Top Spain court upholds Catalan president’s disqualification
Spain’s top court on Monday upheld a court ruling disqualifying Catalan separatist president Quim Torra from office for disobedience, triggering protests across the wealthy northeastern region.
The decision by Spain’s Supreme Court means Torra will have to stand down, unleashing a fresh political crisis as Catalonia’s regional government struggles to contain a surge in coronavirus infections in a badly-hit area of Spain.
In a statement, Catalonia’s high court — which convicted Torra in December — said the disqualification would be effective immediately with his deputy, Pere Aragones, to take over as interim regional chief. Aragones is from a different, more moderate separatist party.
Catalonia’s regional parliament will now have to choose a new president but if, as expected, the independence factions fail to agree on a name, it will trigger fresh elections in the region early next year.
Torra said he did not accept the ruling, accusing the court of seeking to “overthrow Catalonia’s government” and creating instability during the fight against the coronavirus pandemic.
“Their thirst for vengeance is stronger than their respect for the health and lives of people,” he said in a televised address where he appeared flanked by his ministers wearing face masks.
He also urged Catalans to once again give pro-independence parties a majority when they return to the polls.
“We want independence, we want self-determination, but above all we want a quality democracy for our country. We will have the chance to move in this direction in elections that will be held in a few months,” he said in both Catalan and English.
– ‘Makes no sense’ –
The sentence disqualifies Torra, 57, from holding office for 18 months and fined him 30,000 euros ($35,000). He had been allowed to remain in power during the appeal process.
He was convicted for refusing to remove a banner with separatist slogans from his government’s headquarters in the run-up to the April 2019 general election, despite repeated appeals by the Spanish election board on grounds that it flouted institutional neutrality.
“He repeatedly and stubbornly disobeyed the orders of the Central Electoral Board to remove certain symbols from public buildings belonging to the Generalitat (regional government) during the electoral process,” the judges found in a unanimous ruling, throwing out Torra’s appeal.
Protests against the ruling were held outside of town halls across the region on Monday night, including the Catalan capital Barcelona and Girona, a small city at the heart of the independence movement where demonstrators burned a Spanish flag.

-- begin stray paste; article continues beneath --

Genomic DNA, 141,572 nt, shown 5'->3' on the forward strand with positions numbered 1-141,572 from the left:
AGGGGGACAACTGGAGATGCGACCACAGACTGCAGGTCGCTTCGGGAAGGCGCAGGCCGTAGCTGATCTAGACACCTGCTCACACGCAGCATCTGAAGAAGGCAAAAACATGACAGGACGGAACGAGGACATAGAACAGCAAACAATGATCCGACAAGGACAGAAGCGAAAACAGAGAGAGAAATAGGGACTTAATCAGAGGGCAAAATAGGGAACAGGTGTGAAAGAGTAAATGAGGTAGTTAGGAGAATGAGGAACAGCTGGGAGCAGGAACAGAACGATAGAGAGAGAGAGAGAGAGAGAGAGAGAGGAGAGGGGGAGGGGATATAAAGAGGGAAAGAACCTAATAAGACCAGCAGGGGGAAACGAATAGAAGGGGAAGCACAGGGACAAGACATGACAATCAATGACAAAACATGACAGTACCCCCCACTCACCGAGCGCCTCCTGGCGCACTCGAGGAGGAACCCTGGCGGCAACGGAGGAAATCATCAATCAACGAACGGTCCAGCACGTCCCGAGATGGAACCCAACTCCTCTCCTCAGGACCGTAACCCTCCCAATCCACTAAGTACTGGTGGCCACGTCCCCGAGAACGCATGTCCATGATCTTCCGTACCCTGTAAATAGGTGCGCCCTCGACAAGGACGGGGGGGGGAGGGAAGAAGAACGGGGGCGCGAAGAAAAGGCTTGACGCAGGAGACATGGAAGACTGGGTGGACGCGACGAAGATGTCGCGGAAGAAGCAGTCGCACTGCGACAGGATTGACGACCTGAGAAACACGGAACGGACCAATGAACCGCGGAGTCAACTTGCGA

“For a damn banner they disqualify the president….it makes no sense. It’s a mistake, one after many others,” Mary Chopa, a 59-year-old stationery store owner, told AFPTV at the protest in Barcelona which gathered several hundred people.
A “small group of people” set up barricades and burned garbage containers in central Barcelona, Catalonia’s regional police, the Mossos d’Esquadra, said in a tweet.
Torra, who in the past expressed anti-Spanish views that his critics call xenophobic, said he would appeal the ruling to the European Court of Human Rights.
“I will take freedom of expression and our cause for independence to Europe. And we will win.”
– Budget woes –
The ruling on Monday is likely to exacerbate a bitter dispute within the region’s deeply-divided separatist ruling coalition which comprises Torra’s hardline Junts per Catalunya (Together for Catalonia) and its partner, the Republican Left of Catalonia (ERC).
The decision also complicates the picture for Spanish Prime Minister Pedro Sanchez, who heads a minority leftwing coalition and had been hoping to secure the support of Catalan separatist lawmakers to push through the upcoming budget.
Torra became president in 2018 after former Catalan leader Carles Puigdemont fled Spain to avoid being jailed over a botched 2017 independence bid.
Puigdemont then picked Torra, previously a little known activist, to take over.
Catalonia’s 7.5 million people are split over independence, with the latest opinion poll showing 42 percent in favour, but 50 percent against.